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Rocket Launch Site Cape Canaveral

Rocket Launch Site Cape Canaveral

On July 24, 1950, Bumper 8, a modified German World War II A4 rocket, became the first ever rocket to be launched from Cape Canaveral. Cape Canaveral already became the test site for missiles the year before, and was chosen for rocket launches to take advantage of the Earth’s rotation, because of its southern location. Cape Canaveral In 1949, U.S. President Harry Truman established the Joint Long Range Proving Grounds at Cape Canaveral to test missiles. The location had…
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2001: A Space Odyssey

2001: A Space Odyssey

On April 2, 1968, Stanley Kubrick’s seminal film “2001: A Space Odyssey” premiered at the Uptown Theater in Washington, D.C. Thematically, the film deals with elements of human evolution, technology, artificial intelligence, and extraterrestrial life. It is notable for its scientific accuracy, pioneering special effects, ambiguous imagery, sound in place of traditional narrative techniques, and minimal use of dialogue. Despite initially receiving mixed reactions from critics and audiences alike, today 2001: A…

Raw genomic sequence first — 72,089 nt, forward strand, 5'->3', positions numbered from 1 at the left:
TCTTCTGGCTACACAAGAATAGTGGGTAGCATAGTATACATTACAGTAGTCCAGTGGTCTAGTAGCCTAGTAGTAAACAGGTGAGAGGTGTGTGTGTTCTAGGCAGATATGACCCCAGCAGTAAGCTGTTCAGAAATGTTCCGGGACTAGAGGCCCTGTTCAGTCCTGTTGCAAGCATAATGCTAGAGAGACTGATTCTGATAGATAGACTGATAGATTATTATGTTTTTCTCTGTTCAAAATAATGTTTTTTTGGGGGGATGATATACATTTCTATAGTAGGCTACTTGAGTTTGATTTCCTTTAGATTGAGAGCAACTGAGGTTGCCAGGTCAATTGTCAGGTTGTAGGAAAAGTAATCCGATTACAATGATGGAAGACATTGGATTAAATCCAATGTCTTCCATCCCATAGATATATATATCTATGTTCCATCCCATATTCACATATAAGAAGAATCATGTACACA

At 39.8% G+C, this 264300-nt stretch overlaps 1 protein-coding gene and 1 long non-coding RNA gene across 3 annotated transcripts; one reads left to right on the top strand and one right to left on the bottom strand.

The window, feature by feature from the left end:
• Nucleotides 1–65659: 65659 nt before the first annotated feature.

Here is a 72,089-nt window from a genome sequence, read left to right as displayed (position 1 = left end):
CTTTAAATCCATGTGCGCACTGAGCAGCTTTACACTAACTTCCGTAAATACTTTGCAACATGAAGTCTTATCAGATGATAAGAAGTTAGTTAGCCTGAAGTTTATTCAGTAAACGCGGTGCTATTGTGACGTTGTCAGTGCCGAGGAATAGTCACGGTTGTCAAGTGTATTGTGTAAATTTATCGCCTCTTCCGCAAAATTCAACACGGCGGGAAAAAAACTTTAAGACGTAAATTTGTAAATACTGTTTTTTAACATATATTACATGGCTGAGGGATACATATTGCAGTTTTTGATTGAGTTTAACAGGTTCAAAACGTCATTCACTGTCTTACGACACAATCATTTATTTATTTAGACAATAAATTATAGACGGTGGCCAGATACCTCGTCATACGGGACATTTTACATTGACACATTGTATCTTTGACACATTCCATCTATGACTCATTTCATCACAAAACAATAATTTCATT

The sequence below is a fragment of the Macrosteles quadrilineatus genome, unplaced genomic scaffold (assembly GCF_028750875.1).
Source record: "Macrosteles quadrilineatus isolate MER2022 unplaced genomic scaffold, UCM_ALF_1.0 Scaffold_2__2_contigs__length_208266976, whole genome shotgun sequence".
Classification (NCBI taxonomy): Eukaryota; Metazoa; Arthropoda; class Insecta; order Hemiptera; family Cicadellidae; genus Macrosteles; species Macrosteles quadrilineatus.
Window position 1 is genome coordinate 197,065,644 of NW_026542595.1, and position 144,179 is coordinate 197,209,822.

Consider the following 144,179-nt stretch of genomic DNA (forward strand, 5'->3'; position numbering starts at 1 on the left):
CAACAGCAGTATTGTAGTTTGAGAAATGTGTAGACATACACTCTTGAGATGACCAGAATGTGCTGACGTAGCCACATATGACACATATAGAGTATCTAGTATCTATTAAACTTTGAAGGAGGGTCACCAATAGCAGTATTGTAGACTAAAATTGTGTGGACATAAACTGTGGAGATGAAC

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Richard E. Byrd, Jr. – Aviator and Polar Explorer

Richard E. Byrd, Jr. – Aviator and Polar Explorer

On March 11, 1957, US-American explorer and aviator Richard Evelyn Byrd Jr. passed away. A pioneering American aviator he claimed to be the first man to fly over both of the Earth’s poles. Aircraft flights in which he served as a navigator and expedition leader crossed the Atlantic Ocean, a segment of the Arctic Ocean, and a segment of the Antarctic Plateau.  Richard Evelyn Byrd – Early Years Richard Evelyn Byrd was born in 1888 in Winchester, Virginia, USA,…
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The Most Accurate Instruments of Gemma Frisius

The Most Accurate Instruments of Gemma Frisius

On December 9, 1508, physician, mathematician, cartographer, philosopher, and instrument maker Gemma Frisius was born. He created important globes, improved the mathematical instruments of his day and applied mathematics in new ways to surveying and navigation. Gemma Frisius – Youth and Education Gemma Frisius was born Jemma Reinierzoon in Dokkum, Friesland, a coastal province in northern Netherlands, of poor parents who died when he was young. His nom de plume Gemma Frisius is a…
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How the Chernobyl Disaster Started

How the Chernobyl Disaster Started

On Saturday 26 April 1986, at the No. 4 nuclear reactor in the Chernobyl Nuclear Power Plant, near the city of Pripyat in the north of the Ukrainian SSR, the Chernobyl nuclear disaster started. It is considered the worst nuclear disaster in history and is one of only two nuclear energy disasters rated at seven — the maximum severity — on the International Nuclear Event Scale, the other being the 2011 Fukushima…